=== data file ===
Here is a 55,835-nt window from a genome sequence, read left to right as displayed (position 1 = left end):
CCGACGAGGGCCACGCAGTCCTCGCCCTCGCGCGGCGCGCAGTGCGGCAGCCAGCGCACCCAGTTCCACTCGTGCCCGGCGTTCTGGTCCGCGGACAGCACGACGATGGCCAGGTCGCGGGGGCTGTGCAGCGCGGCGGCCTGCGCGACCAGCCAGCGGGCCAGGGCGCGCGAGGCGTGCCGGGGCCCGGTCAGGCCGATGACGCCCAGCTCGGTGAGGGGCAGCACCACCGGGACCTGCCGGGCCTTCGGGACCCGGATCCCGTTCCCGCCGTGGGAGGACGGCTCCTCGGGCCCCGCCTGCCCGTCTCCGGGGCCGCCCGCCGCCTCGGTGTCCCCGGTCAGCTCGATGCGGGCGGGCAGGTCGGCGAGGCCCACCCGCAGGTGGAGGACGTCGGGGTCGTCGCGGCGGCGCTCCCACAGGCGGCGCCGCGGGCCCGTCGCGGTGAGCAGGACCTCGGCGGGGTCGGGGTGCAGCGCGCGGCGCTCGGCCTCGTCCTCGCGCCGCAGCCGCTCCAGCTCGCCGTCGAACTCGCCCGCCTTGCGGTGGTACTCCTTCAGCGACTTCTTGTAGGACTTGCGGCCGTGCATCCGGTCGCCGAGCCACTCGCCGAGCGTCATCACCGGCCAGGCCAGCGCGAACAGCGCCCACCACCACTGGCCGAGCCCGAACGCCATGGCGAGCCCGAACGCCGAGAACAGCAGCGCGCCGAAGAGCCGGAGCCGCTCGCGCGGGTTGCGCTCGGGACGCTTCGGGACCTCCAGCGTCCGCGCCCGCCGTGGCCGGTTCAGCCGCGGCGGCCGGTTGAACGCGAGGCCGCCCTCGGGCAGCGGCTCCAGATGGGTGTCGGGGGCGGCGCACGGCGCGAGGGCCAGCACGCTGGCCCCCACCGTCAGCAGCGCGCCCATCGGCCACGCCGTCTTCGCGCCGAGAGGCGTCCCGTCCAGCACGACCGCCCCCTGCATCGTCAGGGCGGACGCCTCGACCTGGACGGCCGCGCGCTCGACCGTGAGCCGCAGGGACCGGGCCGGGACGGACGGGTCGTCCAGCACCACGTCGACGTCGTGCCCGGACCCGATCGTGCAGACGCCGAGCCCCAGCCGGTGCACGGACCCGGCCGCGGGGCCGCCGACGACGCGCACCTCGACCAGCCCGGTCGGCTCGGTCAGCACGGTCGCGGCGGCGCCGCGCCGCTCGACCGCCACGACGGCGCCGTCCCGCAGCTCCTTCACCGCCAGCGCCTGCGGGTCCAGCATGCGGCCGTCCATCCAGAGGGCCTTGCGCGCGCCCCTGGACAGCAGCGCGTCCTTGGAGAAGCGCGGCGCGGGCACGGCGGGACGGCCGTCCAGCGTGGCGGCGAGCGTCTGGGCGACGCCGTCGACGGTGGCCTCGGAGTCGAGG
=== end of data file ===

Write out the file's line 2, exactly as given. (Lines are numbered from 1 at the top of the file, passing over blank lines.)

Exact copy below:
CCGACGAGGGCCACGCAGTCCTCGCCCTCGCGCGGCGCGCAGTGCGGCAGCCAGCGCACCCAGTTCCACTCGTGCCCGGCGTTCTGGTCCGCGGACAGCACGACGATGGCCAGGTCGCGGGGGCTGTGCAGCGCGGCGGCCTGCGCGACCAGCCAGCGGGCCAGGGCGCGCGAGGCGTGCCGGGGCCCGGTCAGGCCGATGACGCCCAGCTCGGTGAGGGGCAGCACCACCGGGACCTGCCGGGCCTTCGGGACCCGGATCCCGTTCCCGCCGTGGGAGGACGGCTCCTCGGGCCCCGCCTGCCCGTCTCCGGGGCCGCCCGCCGCCTCGGTGTCCCCGGTCAGCTCGATGCGGGCGGGCAGGTCGGCGAGGCCCACCCGCAGGTGGAGGACGTCGGGGTCGTCGCGGCGGCGCTCCCACAGGCGGCGCCGCGGGCCCGTCGCGGTGAGCAGGACCTCGGCGGGGTCGGGGTGCAGCGCGCGGCGCTCGGCCTCGTCCTCGCGCCGCAGCCGCTCCAGCTCGCCGTCGAACTCGCCCGCCTTGCGGTGGTACTCCTTCAGCGACTTCTTGTAGGACTTGCGGCCGTGCATCCGGTCGCCGAGCCACTCGCCGAGCGTCATCACCGGCCAGGCCAGCGCGAACAGCGCCCACCACCACTGGCCGAGCCCGAACGCCATGGCGAGCCCGAACGCCGAGAACAGCAGCGCGCCGAAGAGCCGGAGCCGCTCGCGCGGGTTGCGCTCGGGACGCTTCGGGACCTCCAGCGTCCGCGCCCGCCGTGGCCGGTTCAGCCGCGGCGGCCGGTTGAACGCGAGGCCGCCCTCGGGCAGCGGCTCCAGATGGGTGTCGGGGGCGGCGCACGGCGCGAGGGCCAGCACGCTGGCCCCCACCGTCAGCAGCGCGCCCATCGGCCACGCCGTCTTCGCGCCGAGAGGCGTCCCGTCCAGCACGACCGCCCCCTGCATCGTCAGGGCGGACGCCTCGACCTGGACGGCCGCGCGCTCGACCGTGAGCCGCAGGGACCGGGCCGGGACGGACGGGTCGTCCAGCACCACGTCGACGTCGTGCCCGGACCCGATCGTGCAGACGCCGAGCCCCAGCCGGTGCACGGACCCGGCCGCGGGGCCGCCGACGACGCGCACCTCGACCAGCCCGGTCGGCTCGGTCAGCACGGTCGCGGCGGCGCCGCGCCGCTCGACCGCCACGACGGCGCCGTCCCGCAGCTCCTTCACCGCCAGCGCCTGCGGGTCCAGCATGCGGCCGTCCATCCAGAGGGCCTTGCGCGCGCCCCTGGACAGCAGCGCGTCCTTGGAGAAGCGCGGCGCGGGCACGGCGGGACGGCCGTCCAGCGTGGCGGCGAGCGTCTGGGCGACGCCGTCGACGGTGGCCTCGGAGTCGAGG